Licensing is increasingly an issue for residential landlords as the rules have been tightened by a number of local housing authorities.
There are three types of licensing: mandatory; additional and selective.
The most common form of licensing is mandatory which applies where there are 5 or more people comprising 2 or more households occupying an HMO.
A building or part of a building will be an HMO if it meets certain criteria, for example that it is the occupiers’ main residence and there are shared amenities.
The application of licensing requirements is not straightforward or generic and the set-up of each property needs to be looked at in detail to determine whether it is an HMO or not.
The increase in shared accommodation, which is causing problems for the occupants or members of the public, has prompted some councils to invoke their powers under section 56 of the Housing Act 2004 (“HA 2004”) to designate their district as subject to additional licensing.
This is a licensing regime which is being applied by increasing numbers of local housing authorities and will apply to HMOs that are outside the scope of mandatory licensing.
Different local authorities may apply different criteria for their “additional” schemes and the scheme may apply to the whole or part of a district. For example, Westminster City Council has designated the whole area of the district of the City of Westminster as an area for additional licensing of HMOs, with effect from 30 August 2021. This means that HMOs that are occupied by 3 or more people comprising 2 or more households will need to be licensed from 30 August 2021. This is a significant change for landlords in Westminster who are under a tight deadline to make necessary applications for licencing. There is no central directory of additional licensing schemes so to find out if a property falls within an additional scheme one would need to check with the local authority.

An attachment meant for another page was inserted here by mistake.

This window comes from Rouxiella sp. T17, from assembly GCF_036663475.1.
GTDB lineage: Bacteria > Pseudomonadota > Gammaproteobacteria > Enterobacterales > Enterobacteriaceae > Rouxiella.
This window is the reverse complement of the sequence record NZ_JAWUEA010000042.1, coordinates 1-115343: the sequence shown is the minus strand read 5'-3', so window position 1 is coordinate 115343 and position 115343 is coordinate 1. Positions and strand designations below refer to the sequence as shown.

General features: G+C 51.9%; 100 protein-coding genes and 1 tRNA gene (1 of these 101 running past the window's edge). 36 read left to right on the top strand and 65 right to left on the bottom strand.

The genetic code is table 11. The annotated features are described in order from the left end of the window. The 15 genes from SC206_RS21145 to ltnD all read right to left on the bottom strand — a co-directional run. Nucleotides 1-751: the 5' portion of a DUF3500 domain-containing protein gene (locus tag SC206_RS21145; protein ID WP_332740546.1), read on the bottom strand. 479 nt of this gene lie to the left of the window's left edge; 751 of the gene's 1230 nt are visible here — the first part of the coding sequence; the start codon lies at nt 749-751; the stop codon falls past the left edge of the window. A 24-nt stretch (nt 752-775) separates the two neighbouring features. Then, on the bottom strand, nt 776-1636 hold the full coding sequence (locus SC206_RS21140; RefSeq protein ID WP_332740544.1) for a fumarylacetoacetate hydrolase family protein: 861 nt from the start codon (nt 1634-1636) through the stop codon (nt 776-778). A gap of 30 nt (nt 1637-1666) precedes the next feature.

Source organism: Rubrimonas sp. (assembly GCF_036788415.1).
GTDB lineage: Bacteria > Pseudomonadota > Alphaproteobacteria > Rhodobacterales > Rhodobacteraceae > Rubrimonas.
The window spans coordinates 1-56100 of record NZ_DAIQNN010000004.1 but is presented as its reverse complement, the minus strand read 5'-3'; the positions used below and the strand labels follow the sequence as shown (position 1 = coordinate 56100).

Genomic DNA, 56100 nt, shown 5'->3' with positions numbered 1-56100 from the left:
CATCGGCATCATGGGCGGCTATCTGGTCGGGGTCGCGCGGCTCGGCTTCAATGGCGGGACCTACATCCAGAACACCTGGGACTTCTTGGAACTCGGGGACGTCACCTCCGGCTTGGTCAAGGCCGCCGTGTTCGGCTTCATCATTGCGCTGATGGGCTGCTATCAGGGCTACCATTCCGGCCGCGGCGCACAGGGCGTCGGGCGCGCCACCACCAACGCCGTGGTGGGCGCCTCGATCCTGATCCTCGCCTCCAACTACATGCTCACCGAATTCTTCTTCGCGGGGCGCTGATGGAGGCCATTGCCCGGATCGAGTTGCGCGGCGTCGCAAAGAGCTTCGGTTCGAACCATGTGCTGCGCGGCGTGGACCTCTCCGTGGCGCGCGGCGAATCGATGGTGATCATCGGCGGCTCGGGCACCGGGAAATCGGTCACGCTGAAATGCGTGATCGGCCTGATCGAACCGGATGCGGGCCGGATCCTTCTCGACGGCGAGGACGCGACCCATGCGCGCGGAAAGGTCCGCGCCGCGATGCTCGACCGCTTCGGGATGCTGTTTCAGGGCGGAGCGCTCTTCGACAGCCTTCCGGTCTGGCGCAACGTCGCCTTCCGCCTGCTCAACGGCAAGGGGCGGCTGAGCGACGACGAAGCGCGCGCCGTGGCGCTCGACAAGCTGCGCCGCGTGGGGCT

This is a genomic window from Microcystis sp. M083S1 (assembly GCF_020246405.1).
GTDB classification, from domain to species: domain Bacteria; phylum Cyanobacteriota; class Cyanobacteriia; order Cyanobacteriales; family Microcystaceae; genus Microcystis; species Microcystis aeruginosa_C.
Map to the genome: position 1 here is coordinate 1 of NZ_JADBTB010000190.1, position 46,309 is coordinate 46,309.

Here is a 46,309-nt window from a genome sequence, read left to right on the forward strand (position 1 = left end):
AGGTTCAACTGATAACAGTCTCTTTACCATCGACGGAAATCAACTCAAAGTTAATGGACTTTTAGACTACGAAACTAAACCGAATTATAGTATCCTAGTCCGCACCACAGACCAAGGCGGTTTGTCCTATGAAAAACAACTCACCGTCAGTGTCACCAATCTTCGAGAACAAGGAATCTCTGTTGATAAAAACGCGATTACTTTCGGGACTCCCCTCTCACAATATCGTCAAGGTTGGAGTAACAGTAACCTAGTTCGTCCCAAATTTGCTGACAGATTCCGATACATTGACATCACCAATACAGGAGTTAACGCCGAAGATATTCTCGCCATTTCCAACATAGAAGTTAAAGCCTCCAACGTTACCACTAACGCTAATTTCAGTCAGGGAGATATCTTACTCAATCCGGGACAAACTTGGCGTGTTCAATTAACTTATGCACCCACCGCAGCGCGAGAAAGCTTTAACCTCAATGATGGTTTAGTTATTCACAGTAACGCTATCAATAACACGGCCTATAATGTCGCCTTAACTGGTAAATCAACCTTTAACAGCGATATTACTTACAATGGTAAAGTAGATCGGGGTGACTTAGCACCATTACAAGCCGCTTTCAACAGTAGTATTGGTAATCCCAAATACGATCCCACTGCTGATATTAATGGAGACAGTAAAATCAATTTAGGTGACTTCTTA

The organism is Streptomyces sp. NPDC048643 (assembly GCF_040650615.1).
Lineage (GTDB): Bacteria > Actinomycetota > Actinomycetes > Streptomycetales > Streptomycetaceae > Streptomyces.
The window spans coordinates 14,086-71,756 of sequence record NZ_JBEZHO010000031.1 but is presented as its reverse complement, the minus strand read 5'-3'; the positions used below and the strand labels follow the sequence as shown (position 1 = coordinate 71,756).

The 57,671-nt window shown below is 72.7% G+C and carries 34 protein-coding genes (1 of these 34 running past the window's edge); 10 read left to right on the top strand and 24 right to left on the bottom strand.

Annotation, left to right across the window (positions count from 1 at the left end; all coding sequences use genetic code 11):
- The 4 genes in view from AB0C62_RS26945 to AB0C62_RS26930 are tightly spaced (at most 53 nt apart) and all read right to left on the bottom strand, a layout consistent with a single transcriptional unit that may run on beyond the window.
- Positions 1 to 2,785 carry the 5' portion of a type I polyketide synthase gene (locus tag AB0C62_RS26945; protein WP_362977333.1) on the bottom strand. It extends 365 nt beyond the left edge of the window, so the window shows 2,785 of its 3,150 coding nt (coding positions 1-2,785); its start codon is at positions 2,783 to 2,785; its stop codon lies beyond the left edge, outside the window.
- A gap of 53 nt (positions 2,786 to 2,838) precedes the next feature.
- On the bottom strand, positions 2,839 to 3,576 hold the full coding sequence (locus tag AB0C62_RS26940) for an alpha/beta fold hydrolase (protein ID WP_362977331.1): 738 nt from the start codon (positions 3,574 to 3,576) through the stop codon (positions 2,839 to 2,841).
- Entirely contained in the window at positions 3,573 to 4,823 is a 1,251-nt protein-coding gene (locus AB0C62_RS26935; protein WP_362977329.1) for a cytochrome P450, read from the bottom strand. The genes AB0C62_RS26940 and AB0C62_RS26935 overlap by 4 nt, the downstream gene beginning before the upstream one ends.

A local authority may also require certain properties that are not HMOs to be licensed under the selective licensing regime (Part 3 of the HA 2004). This may be done for example where there are poor housing conditions and the designation will contribute to improved social or economic conditions.
There are serious consequences for breaches of the legislation.
It is a criminal offence to fail to license an HMO required to be licensed under Part 2 of the HA 2004 or a property required to be licensed under a selective licensing scheme under Part 3 of the HA 2004.
The obligation falls on whoever manages or has control of the HMO or the property which is required to be licensed under Part 3 of the HA 2004, which could be a landlord or the person who receives rent from the occupiers. Local housing authorities may also impose financial penalties as an alternative to prosecution. Landlords are also prevented from serving section 21 notices to obtain possession from a tenant of a property that is required to be licensed but is not. Finally, tenants of an unlicensed HMO or an unlicensed property which is subject to selective licensing may apply for a rent repayment order against their landlord.
Points to note
A licence (whether mandatory, additional or selective) lasts for a maximum of 5 years from the date it was granted. It cannot be transferred on the sale of the property so thought would need to be given as to who applies for a licence in such circumstances. The cost of licences varies between local authorities but is commonly in the region of £700 - £1,200 per property.
If you would like to discuss your property licensing requirements please contact Eleanor Murray, Anna Ralston-Crane, Sarah Ellison or Sally Tang.